Tuesday, 19 February 2013

Counselling Failure

If you eat poisoned horse meat the NHS will treat you.  They will attempt to cure you and make you better.  Why?  Well that is a bigger question than it may appear on the surface but the perceived wisdom is because collectively we want to help people.  As the years go by and the scientific model of physical medicine encounters more and more borderline cases and more complex causes the world of mental health emerges.  It is one thing calling it mental health but eventually they will realise there is a deeper issue and that is of emotional health.  They are getting there but they really are taking their time.  A doctor once said to me that all ailments have a psychological aspect to them.  It is quite amazing since that very doctor completely dismissed psychological ailments as if they were 'all in the mind'.  How inconsistent is that?  But there is some value to the idea that there is a psychological aspect to physical diseases and as time goes on it is being recognised more and more.  We can't really separate our physical and psychological aspects.  And we can't separate our emotional aspect either.

There are many who feel that it all starts with emotions.  They are the instigators of the psyche.  It is what the stuff of emotions do that form, eventually, into our 'conscious' interpretation of our world and our 'thoughts'.  Of course there are physical changes in our bodies which we experience as emotions and to some extent if they do their stuff our versatile and 'learning' bodies comprehend our environment and can usefully adapt and learn how better to survive in this very changeable environment.  But if they cannot process correctly the changes reside in the framework of the body and pervert it.  Hence we find 'bottled up' emotions cause physiological problems ranging from skin rashes to reduced resistance to cancer and higher risk of stomach ulcers and heart failure.  These misdirected fluctuations also lead to psychological problems like bipolar disorder, paranoia, schizophrenia and post traumatic stress syndrome.

So, as the NHS accepts, effectively dealing with emotional problems has a desirable therapeutic effect.  Not only does it help people 'get better' but it also prevents more costly and devastating psychological and physical ailments.  So the NHS invests money in counselling services.  Counselling is a much more important function in my opinion than most counsellors realise.  The public perception, and that of many counsellors, seems to be that counselling is a luxury.  It is perhaps because it is a relatively new subject in the health arena.  But counselling, in one form or another, has been around for a long time and in many cultures.  It is like gymnasiums in that it can keep people well before they 'need' invasive therapy.  There is always the possibility that the pharmaceuticals don't like it for that very reason - it reduces the need for their remedial drugs.

So there is me being a very strong and obstinate and coping with years of difficulties and abuse and trying to prevent my mental health and physical health from collapsing.  I think I am maintaining my psychological health but I am losing the battle with my physical health as bit by bit my physiological systems are coming under strain and collapsing and giving way.  So I attempt to get some counselling from the NHS.  I get to see a counsellor and he decides, after only ten one hour sessions, that he is fed up and wants to leave Britain and sail his yacht round the Pacific Ocean.  He leaves and no one from the counselling department contacts me so I go to see my doctor and request a continuation of this counselling.  I get a copy of the letter from the counselling department to my doctor...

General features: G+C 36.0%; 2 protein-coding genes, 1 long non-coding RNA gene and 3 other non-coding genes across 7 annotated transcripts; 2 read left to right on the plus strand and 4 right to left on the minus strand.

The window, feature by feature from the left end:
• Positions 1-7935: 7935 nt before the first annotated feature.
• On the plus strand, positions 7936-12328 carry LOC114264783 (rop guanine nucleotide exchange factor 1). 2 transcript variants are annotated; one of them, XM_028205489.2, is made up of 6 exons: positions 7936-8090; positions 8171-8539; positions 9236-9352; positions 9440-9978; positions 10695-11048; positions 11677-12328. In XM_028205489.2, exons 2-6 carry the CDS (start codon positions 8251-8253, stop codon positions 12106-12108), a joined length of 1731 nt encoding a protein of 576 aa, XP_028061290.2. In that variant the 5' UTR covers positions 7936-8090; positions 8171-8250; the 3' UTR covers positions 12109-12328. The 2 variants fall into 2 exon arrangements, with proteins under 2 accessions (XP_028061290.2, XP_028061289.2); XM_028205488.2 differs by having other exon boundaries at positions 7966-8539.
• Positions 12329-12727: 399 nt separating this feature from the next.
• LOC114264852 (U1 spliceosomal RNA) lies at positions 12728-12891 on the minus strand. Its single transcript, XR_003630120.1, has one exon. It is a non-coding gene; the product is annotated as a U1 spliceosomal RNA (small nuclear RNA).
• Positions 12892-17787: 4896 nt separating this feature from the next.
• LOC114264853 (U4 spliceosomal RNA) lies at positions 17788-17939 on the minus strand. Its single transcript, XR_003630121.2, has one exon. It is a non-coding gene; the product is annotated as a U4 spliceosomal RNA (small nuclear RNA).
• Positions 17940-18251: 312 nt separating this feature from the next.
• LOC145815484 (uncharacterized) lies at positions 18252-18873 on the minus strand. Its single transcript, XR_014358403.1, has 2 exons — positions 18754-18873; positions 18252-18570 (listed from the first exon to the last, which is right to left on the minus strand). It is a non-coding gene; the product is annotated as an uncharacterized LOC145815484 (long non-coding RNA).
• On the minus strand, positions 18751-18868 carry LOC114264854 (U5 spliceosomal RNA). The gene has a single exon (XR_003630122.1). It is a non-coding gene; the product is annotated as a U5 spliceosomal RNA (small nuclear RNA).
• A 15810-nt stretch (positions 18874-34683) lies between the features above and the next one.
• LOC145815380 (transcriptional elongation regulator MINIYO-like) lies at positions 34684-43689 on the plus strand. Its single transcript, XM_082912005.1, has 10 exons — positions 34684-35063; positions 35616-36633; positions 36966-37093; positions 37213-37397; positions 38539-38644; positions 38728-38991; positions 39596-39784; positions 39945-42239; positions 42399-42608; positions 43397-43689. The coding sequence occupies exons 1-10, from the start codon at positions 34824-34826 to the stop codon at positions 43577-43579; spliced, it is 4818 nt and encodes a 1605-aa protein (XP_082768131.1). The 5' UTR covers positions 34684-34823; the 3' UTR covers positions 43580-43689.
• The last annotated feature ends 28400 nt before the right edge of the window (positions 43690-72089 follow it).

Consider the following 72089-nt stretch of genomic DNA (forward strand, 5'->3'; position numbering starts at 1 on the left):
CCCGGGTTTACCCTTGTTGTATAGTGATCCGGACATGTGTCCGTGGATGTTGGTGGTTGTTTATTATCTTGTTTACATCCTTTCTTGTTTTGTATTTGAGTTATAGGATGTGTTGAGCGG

(The names have been altered to protect the guilty.)

Dear Doctor Narrowstrath

Thank you for your referral of the above gentleman.

We note however that Mr Spruce was only recently discharged on 19th December 2012 following a course of 10 sessions of Interpersonal Therapy with Seaman Staines Community Mental Health Nurse and Interpersonal Therapist.

Given the recent nature of this treatment we would therefore recommend that Mr Spruce utilises a therapeutic break from therapy to reflect on previous treatment, consolidating the therapy and applying the principles learned as it is too soon after the conclusion of this therapy for further treatment to be considered at this time.

We have a policy in place that suggests a client needs a minimum of 6 months after a period of therapy before a re-referral will be considered so we will therefore not be processing your referral further at this time.  If however, Mr Spruce continues to experience difficulties we would be happy to accept a referral back to us after a period of 6 months.

Many thanks

Yours sincerely Kirkespir Snakker

Well that struck me as bureaucratically pretentious and a pile of hogwash so I replied...

Dear Kirkespir

Thank you for your effulgent response to Dr Narrowstrath

Your pericombobulatory literary peregrinations were exegetically hermeneutic.  I was  flabbergasted by the euphuistic rhetoric and astonished by the euphemistic obfuscation of your elucidation.

I pondered the humorously sanctimonious prejudice in your authoritarian procrastinations and concluded that R D Laing's comment that insanity is a perfectly rational adjustment to an insane world may be an eloquent exposition of this situation.

Your bureaucratic collusions inherently preclude the efficacy of your therapeutic proclamations.  Therefore I have no choice but to take a 'therapeutic break' to reflect and consolidate the principles clearly not learned at the hands of one very nice Seaman Staines.

Hurrah and great cheer to you all.

Sam Spruce

Well what else can one say to brain dead automatons?

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